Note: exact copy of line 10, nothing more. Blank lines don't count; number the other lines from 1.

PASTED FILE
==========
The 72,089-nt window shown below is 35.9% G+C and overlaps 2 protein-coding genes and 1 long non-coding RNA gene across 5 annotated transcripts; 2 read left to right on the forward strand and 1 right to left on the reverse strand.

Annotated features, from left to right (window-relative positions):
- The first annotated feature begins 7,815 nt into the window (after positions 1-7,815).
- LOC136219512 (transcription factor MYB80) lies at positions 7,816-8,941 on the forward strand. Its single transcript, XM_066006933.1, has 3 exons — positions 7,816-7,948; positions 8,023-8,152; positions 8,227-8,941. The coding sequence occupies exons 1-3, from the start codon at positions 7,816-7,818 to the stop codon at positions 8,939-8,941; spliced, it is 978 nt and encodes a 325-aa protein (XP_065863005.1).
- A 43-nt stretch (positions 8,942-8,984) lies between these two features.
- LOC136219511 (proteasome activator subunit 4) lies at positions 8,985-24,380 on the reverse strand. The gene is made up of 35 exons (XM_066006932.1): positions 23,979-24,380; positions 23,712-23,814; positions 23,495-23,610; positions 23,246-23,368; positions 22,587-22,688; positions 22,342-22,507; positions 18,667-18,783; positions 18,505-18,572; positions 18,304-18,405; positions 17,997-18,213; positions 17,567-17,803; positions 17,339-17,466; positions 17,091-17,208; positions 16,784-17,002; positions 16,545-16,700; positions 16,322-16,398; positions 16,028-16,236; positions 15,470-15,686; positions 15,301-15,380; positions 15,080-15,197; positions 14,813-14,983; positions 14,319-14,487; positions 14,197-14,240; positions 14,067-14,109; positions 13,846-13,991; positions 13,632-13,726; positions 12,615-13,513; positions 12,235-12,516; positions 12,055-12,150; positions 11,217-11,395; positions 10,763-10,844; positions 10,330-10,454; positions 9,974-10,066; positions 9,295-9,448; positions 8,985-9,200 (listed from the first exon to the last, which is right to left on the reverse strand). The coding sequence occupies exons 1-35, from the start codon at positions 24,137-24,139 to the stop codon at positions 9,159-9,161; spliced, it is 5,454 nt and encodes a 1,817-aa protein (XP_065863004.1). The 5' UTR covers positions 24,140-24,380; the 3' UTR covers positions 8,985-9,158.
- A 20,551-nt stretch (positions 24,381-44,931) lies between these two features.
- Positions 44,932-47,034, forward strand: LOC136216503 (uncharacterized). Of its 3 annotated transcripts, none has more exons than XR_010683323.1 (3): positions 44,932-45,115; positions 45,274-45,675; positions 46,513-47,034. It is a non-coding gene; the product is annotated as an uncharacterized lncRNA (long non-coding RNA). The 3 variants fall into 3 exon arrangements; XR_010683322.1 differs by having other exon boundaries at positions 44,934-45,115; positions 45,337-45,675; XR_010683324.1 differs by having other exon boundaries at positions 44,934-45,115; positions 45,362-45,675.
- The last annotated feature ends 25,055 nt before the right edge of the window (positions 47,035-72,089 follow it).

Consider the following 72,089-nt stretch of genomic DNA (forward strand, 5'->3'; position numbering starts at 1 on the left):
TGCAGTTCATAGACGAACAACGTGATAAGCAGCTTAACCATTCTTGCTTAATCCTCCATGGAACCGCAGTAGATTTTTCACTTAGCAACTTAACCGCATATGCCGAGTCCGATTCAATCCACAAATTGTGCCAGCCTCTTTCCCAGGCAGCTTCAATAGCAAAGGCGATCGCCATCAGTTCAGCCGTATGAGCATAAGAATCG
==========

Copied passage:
Consider the following 72,089-nt stretch of genomic DNA (forward strand, 5'->3'; position numbering starts at 1 on the left):